A Dangerous Method
Directed by David Cronenberg
Written by Christopher Hampton, based on his play “The Talking Cure” and the book A MOST DANGEROUS METHOD, by John Kerr.
Starring, Viggo Mortensen, Michael Fassbender, Keira Knightley, Vincent Cassel

PLOT: “A Dangerous Method” opens in 1904 when Sabina Spielrein (Knightley) arrives at Jung’s (Fassbender) Zurich clinic. She is in the grip of a manic episode and her face and body are distorted with her agony. Knightley resembles an insect in these scenes, so severe is her mania. (And so little is her weight).

Through Freud’s (Mortensen) new talking cure, Jung is able to bring some semblance of normalcy to the young woman. But following the advice of colleague, Otto Gross, Jung embarks on an affair with Knightley, allowing her to act out her sexual fantasies. This disrupts, of course, his ability to work with her. (As Freud would have predicted).

Jung and Freud meet during Spielrein’s therapy and have interesting discussions about therapy, sex and religion. We travel between Zurich and Vienna as the men share their dreams (actual dreams not aspirations) and begin to diverge in what forms psychoanalysis should take. Eventually Spielrein becomes Freud’s patient and goes on to a success career as an analyst herself.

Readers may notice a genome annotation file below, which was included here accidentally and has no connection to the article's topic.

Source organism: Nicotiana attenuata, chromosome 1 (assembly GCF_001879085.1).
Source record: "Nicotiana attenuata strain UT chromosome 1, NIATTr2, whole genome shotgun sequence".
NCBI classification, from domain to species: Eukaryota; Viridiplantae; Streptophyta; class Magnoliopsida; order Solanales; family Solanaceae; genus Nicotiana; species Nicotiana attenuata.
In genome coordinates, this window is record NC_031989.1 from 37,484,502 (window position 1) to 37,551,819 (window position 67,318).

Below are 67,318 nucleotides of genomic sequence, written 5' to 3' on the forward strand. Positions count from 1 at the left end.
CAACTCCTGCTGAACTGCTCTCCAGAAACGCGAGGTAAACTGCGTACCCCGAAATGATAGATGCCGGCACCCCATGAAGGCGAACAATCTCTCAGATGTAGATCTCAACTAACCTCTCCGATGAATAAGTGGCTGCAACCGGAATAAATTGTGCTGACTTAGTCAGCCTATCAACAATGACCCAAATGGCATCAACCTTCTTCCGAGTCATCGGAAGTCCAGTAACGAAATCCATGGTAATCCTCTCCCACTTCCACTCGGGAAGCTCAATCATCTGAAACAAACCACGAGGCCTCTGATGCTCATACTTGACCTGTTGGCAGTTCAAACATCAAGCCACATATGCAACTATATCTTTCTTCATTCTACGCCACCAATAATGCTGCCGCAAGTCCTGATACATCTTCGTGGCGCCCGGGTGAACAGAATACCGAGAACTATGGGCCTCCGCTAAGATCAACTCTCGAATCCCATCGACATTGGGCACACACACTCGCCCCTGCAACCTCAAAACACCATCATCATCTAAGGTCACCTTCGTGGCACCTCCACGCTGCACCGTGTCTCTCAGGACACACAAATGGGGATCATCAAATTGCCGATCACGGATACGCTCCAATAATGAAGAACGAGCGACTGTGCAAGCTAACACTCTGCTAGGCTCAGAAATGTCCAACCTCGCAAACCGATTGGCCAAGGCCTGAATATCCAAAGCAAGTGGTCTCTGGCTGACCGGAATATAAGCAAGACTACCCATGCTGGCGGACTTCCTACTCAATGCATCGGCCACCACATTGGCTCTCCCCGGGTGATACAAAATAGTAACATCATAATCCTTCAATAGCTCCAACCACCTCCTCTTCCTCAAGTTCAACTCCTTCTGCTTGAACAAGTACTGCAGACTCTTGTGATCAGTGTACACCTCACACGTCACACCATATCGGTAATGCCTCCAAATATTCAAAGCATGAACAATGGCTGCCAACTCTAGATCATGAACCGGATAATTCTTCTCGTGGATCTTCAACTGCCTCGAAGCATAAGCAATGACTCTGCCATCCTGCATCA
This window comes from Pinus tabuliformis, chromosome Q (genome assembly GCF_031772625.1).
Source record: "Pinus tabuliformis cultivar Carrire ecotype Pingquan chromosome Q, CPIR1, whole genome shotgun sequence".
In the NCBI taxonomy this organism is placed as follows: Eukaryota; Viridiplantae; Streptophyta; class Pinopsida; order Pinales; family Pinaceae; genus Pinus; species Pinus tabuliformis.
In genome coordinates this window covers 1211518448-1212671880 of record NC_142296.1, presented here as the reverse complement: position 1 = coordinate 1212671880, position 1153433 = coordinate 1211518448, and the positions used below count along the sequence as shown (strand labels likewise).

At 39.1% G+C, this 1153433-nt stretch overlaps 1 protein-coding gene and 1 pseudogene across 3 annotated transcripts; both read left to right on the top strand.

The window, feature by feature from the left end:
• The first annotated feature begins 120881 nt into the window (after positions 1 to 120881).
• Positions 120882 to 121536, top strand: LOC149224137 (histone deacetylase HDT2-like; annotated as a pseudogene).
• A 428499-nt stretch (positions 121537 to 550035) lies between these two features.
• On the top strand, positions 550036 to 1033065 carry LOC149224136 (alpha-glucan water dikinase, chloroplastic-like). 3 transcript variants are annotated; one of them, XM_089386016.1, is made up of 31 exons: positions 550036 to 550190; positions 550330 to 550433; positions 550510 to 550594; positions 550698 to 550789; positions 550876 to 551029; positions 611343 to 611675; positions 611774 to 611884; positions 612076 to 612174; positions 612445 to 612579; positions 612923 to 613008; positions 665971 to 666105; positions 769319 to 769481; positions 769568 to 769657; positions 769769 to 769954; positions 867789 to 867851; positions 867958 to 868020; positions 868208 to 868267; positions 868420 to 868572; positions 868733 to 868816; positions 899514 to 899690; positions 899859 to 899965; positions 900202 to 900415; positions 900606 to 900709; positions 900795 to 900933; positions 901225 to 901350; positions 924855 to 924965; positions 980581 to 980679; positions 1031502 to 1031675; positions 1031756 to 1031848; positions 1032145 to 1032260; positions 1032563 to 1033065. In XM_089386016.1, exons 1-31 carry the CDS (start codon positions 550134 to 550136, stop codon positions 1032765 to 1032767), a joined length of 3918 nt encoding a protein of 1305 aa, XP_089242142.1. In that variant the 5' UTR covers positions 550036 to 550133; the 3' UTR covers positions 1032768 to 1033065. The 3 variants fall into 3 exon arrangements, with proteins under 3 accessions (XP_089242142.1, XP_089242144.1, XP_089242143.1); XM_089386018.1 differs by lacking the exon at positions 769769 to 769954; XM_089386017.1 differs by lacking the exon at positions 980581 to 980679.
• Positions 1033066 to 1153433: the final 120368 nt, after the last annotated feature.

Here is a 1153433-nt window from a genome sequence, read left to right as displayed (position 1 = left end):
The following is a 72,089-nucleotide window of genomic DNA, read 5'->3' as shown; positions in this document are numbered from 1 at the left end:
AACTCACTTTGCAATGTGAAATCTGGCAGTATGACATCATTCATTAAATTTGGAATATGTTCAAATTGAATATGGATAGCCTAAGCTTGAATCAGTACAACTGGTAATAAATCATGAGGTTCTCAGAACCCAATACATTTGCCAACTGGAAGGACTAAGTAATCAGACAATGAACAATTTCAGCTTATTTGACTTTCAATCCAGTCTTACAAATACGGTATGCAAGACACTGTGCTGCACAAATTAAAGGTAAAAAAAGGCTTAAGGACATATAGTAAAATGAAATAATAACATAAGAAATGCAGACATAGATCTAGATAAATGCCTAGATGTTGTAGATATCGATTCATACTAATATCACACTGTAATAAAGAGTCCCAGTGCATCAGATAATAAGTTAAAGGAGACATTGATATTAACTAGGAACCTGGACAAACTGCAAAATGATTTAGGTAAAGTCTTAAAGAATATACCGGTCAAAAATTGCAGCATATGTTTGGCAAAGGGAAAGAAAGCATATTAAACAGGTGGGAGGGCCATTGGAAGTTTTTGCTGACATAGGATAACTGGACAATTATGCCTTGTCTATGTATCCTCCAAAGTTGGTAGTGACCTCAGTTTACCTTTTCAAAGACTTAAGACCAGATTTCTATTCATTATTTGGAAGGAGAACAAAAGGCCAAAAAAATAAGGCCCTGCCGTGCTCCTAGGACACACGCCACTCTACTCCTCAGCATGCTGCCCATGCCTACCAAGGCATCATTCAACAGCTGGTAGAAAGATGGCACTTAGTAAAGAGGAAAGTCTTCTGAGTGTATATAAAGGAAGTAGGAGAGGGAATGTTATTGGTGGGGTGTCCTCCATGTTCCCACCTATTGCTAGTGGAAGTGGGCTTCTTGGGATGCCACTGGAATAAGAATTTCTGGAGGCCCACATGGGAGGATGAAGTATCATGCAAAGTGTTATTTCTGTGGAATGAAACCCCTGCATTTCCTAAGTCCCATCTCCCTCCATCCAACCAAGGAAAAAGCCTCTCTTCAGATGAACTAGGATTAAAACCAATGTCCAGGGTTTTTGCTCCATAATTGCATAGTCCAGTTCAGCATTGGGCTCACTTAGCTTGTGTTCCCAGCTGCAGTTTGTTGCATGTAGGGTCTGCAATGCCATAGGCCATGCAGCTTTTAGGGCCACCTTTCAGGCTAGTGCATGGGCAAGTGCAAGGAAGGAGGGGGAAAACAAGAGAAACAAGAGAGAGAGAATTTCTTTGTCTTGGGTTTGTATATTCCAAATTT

This was an earnest attempt to portray the period where the two men meet. It delineates well how they took separate paths with their therapeutic approaches. It is lovely to look at. But it was a very static film for me. That David Cronenberg directed it is doubly surprising. A reenactment of their dreams might have helped. Instead we watch them sit and talk. And talk. And talk. Knightley is so thin that her intimate scenes with Jung are more frightening than sexual.

This was a film that was good enough to recommend, but I can’t help thinking it could have been much better.

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